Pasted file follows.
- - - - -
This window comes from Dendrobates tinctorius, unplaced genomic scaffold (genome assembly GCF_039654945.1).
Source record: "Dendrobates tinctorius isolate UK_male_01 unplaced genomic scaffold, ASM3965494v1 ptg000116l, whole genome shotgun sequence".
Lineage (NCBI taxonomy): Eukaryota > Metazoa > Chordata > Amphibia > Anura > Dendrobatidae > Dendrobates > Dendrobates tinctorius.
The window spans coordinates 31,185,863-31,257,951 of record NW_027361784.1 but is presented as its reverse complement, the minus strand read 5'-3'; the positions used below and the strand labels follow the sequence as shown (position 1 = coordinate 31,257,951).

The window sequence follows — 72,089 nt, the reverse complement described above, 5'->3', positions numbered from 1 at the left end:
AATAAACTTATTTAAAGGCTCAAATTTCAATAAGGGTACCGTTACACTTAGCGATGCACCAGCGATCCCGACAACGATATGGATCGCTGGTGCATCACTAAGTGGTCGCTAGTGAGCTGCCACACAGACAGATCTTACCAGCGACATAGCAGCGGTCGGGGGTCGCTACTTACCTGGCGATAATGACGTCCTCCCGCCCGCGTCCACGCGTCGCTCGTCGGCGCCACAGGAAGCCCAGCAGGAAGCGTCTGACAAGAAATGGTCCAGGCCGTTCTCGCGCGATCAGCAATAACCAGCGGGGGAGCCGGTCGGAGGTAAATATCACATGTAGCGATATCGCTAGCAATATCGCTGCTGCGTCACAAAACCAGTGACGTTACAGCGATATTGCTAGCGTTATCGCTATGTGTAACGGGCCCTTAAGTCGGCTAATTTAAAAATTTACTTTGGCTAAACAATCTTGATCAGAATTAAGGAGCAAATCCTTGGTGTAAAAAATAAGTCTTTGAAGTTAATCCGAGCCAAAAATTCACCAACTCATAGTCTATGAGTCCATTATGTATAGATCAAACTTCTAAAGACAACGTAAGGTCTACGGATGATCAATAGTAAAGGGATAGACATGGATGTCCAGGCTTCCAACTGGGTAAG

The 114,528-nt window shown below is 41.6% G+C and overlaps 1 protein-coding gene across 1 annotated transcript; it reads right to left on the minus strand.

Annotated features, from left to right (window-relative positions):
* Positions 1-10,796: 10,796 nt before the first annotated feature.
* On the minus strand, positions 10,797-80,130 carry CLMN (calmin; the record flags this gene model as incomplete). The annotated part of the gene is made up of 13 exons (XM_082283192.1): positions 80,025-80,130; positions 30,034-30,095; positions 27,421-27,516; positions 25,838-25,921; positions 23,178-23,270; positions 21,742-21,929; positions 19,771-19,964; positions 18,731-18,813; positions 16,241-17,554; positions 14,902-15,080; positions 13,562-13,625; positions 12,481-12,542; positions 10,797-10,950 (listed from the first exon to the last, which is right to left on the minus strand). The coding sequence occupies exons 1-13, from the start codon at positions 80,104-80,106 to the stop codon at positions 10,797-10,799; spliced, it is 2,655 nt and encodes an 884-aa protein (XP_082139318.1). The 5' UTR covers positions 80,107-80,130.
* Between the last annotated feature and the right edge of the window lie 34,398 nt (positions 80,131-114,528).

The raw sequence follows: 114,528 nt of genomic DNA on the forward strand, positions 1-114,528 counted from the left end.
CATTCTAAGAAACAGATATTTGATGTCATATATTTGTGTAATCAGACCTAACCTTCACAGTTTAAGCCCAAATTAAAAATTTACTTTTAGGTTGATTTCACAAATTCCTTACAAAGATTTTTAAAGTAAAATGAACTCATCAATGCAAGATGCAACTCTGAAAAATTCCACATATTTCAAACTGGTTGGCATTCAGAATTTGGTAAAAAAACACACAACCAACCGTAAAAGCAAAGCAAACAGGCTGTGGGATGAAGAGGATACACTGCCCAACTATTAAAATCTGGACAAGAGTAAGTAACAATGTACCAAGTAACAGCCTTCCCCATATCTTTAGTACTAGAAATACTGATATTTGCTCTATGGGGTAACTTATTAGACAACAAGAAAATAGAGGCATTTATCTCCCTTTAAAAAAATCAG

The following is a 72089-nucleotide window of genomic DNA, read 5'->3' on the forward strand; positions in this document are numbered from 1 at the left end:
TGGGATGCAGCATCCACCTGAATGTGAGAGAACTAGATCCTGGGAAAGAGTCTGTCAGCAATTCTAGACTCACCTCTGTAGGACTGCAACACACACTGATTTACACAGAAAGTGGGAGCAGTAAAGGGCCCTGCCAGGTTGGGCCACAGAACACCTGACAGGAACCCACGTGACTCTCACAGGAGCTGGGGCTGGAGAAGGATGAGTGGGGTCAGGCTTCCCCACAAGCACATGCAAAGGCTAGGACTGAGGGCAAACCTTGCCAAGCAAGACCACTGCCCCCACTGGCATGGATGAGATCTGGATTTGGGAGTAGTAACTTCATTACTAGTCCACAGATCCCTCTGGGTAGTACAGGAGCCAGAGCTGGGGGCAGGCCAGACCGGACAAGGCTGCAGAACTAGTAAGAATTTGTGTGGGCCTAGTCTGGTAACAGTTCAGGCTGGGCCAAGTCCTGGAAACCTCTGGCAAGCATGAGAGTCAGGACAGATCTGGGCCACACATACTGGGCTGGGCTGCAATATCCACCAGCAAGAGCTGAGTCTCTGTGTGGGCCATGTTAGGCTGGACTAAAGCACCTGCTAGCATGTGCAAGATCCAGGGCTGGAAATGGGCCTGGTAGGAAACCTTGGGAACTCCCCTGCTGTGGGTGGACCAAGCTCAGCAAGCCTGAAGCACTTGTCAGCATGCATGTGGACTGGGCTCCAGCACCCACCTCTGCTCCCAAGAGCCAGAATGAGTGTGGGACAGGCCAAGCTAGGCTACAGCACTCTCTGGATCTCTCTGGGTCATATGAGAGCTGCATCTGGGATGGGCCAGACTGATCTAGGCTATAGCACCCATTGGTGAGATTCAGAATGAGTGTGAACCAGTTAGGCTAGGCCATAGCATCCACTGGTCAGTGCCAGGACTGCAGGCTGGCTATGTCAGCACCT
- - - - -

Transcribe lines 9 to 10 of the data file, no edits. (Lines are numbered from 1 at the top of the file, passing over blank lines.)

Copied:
* Positions 1-10,796: 10,796 nt before the first annotated feature.
* On the minus strand, positions 10,797-80,130 carry CLMN (calmin; the record flags this gene model as incomplete). The annotated part of the gene is made up of 13 exons (XM_082283192.1): positions 80,025-80,130; positions 30,034-30,095; positions 27,421-27,516; positions 25,838-25,921; positions 23,178-23,270; positions 21,742-21,929; positions 19,771-19,964; positions 18,731-18,813; positions 16,241-17,554; positions 14,902-15,080; positions 13,562-13,625; positions 12,481-12,542; positions 10,797-10,950 (listed from the first exon to the last, which is right to left on the minus strand). The coding sequence occupies exons 1-13, from the start codon at positions 80,104-80,106 to the stop codon at positions 10,797-10,799; spliced, it is 2,655 nt and encodes an 884-aa protein (XP_082139318.1). The 5' UTR covers positions 80,107-80,130.